When you put them together with the rest of her and the fact that she's a first-rate actor, Ms. Adams is a visage to behold, especially when you see her stretching herself (yet again): this time into Anna, a yuppified control freak of a character who exudes more confidence than Bret Favre and Julia Roberts combined.
How many times have we seen this Italian-born American woman, raised in Castle Rock, Colorado, playing well in a part that calls for being compliant, tender and sensitive? No one weeps as well on screen or as convincingly as Amy Lou Adams ("Julie & Julia," "Doubt," "Sunshine Cleaning," "Charlie Wilson's War").
The romantic comedy is trite and by definition, usually predictable. For the most part, "Leap Year," too, is predictable, and although one can sense what's about to occur in some scenes, there are turns in the film that do surprise, if also seeming to be a bit forced to catch one off-guard.
Anna is a Boston apartment stager. An apartment stager stages empty, up-for-lease apartments to entice prospective clients how fashionable and neat the space they're viewing could be if they take the bait, sign a lease and buy such décor and furniture for the apartment that Anna has put there, temporarily. She's organized, efficient and did I say controlling?
Her boyfriend, Jeremy (Adam Scott) is even more efficient and all that. A cardiologist has to be. His schedule is so jammed, he must examine aortas via his cell phone which are being exposed (at that moment) during open-heart surgery being performed by one of his doctor buds.
It's a good life for Anna and Jeremy who reside together without benefit of clergy. Just as Jeremy leaves for a medical conference in Dublin, a little bird, who has spied Jeremy in a fancy jewelry shop, tells Anna to expect a marriage proposal from him before he leaves for Ireland. But whoops, Jeremy has only bought Anna a pair of expensive diamond earrings, not an even more costly diamond engagement ring. Boo-hoo. She is disappointed, but you and Jeremy never know it.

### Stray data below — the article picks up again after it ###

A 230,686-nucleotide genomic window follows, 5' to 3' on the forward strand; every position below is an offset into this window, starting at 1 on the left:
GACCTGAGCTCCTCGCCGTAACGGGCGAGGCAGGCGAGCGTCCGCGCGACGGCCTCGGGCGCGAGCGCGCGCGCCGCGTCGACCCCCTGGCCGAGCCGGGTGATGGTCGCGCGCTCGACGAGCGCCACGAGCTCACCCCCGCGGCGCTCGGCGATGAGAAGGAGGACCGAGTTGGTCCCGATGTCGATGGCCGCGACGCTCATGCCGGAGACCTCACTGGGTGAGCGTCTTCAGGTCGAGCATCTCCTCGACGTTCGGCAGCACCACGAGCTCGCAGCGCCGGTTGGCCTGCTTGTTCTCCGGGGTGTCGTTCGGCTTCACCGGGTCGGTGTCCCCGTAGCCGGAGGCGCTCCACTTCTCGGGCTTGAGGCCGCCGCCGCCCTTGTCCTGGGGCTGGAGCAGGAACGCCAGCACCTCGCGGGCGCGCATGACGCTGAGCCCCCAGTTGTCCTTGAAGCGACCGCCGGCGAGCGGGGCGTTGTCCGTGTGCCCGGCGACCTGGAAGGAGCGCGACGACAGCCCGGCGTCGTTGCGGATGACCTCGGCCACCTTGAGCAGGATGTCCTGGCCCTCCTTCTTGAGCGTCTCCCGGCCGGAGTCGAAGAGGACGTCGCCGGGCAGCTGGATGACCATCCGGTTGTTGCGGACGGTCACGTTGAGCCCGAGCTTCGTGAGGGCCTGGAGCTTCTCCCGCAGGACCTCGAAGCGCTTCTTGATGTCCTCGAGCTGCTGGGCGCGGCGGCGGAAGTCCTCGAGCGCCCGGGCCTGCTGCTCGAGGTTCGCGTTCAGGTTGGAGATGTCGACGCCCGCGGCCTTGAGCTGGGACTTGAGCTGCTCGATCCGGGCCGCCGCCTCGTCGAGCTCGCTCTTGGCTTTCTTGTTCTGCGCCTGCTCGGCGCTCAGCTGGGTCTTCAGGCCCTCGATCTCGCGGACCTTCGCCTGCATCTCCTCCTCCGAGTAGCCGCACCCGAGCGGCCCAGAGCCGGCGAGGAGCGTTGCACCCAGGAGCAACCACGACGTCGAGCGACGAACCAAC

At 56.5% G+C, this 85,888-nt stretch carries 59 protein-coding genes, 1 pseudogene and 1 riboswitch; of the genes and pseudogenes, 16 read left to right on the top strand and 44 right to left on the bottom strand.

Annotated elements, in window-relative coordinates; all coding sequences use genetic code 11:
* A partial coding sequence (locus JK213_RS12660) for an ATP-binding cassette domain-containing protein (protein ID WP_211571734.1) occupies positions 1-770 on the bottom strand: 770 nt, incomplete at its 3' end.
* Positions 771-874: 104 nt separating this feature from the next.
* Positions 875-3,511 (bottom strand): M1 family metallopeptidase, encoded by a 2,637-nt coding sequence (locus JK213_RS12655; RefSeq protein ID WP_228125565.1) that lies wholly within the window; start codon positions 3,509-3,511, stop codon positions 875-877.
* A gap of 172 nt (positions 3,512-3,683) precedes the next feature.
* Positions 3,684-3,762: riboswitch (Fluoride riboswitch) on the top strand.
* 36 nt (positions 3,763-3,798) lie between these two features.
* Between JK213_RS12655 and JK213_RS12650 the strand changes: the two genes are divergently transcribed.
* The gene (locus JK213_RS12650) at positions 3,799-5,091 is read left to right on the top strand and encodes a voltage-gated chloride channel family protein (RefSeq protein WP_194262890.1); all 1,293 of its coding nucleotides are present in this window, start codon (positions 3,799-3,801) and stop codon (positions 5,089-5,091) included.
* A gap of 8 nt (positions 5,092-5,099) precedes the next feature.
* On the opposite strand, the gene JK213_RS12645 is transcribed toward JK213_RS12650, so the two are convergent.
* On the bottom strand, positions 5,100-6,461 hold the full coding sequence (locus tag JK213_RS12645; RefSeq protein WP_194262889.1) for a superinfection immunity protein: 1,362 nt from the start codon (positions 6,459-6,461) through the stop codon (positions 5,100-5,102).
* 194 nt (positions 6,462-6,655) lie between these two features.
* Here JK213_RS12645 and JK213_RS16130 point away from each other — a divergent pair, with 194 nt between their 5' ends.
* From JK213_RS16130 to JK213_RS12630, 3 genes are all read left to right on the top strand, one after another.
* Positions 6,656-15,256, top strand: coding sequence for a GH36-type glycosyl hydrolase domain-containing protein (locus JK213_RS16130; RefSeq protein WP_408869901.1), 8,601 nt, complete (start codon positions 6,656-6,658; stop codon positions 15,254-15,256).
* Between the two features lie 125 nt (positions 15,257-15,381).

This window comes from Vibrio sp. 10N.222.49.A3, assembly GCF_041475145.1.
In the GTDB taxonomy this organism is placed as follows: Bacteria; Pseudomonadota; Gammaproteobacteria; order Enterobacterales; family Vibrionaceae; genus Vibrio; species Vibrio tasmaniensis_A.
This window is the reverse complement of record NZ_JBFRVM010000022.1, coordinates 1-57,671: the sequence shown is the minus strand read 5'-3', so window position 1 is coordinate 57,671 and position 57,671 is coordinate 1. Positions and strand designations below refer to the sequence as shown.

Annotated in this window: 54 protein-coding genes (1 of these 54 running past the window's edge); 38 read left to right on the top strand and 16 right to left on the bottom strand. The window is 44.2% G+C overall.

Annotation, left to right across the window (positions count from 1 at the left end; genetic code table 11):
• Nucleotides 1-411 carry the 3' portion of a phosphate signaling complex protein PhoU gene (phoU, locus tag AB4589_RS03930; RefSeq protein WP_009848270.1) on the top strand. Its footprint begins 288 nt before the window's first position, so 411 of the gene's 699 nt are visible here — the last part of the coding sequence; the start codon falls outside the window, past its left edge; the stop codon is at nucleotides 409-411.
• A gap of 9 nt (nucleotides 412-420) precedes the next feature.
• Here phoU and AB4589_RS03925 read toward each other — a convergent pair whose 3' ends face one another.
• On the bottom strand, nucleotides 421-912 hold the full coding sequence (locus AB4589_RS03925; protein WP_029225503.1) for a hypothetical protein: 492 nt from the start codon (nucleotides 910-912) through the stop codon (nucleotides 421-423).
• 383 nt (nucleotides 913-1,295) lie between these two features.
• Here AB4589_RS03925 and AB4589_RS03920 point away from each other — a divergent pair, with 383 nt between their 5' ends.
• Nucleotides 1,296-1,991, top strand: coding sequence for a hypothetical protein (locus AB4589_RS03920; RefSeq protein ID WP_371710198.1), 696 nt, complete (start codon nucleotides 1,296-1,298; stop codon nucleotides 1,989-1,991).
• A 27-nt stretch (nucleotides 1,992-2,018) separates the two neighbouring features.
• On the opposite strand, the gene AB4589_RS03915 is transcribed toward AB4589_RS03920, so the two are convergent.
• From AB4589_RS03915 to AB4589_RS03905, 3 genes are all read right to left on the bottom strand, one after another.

This introduction kick-starts the film (script by Deborah Kaplan and Harry Elfont) and has Anna following Jeremy to Dublin to propose marriage, as it is Leap Year. On Leap Day, February 29th, in Ireland, it's said a woman may ask the man she loves to be her husband. Anna phones Jeremy in Dublin to say she's on her way. He happily awaits, but hasn't a clue about the question she's got in her baggage.
Basically, "Leap Year" is a movie about trying to get to Dublin more than being there with Anna popping the question. You know the saying, "It's not the getting there; it's the going?"
Traveling from Boston to Dublin, Anna encounters a string of minor accidents and delays brought on, for the most part, by some pretty darned funny random acts of God that make her realize there are more options in how she might live her life and that, maybe, happiness could be, as they say on "Monty Python," "something completely different" from what she thought before embarking for the Emerald Isle.
Paralleling, to some degree, an English dramatic romance of WWII days called, "I Know Where I'm Going," bad weather puts Anna on hold for getting to Dublin. After missing rained-out flights, she takes a boat on an angry sea to make her destination, stranding her in a quaint Irish village where she takes refuge in a hostelry and pub. The bartender at the pub (that's pronounced: poohb in Irish), is a man who couldn't be more different (and indifferent at the same time) than Dr. Jeremy. He's Declan and Matthew Goode plays him with a sort of bucolic, Gaelic suavity that's sure to please the lassies.
Not quite like a ballerina, Adams is "light on her feet" in the comic role and should be considered eligible for some sort of Good Sport award playing the haughty, precise Anna who sees everything she undertakes as having a most high-priority agenda. Goode's laconic yet assuaging Declan is the perfect foil to Anna's foibles.
But I couldn't see anything coming near being faulty with Ireland, where the film was shot. Friends have "warned" me that Ireland could be the most beautiful place on this green earth. After seeing "Leap Year," I think there might be something to that. 'Tis a site (or is that, sight?) for sore eyes a'lookin' at Éire in this movie.
"Leap Year" is the perfect first-date movie. There's nary a coarse word uttered, and the hanky-panky in it would almost be safe on those postage stamp-sized screens of the 30s and 40s. But the film isn't hokey or stilted. It sends its warm and sagacious message on how to learn more about oneself and other people with well-turned vigor and cheer.
Some of that cheer, by the way, should be reflected back on the director of "Leap Year," Thai-born filmmaker, Anand Tucker, who also did another good picture back in 1998: "Hilary and Jackie."
It's never made clear in "Leap Year" exactly what intercalary year the story is set. Maybe the film was to have been released in 2008. Or could it be in early release now anticipating the DVD being put on the 2012 market? Whenever---it's sure to have the "come back flavor" of classics such as "White Christmas," "Halloween" and "Groundhog Day."
Opens wide on January 8.
Check Yahoo Movies-Tulsa for theaters and times.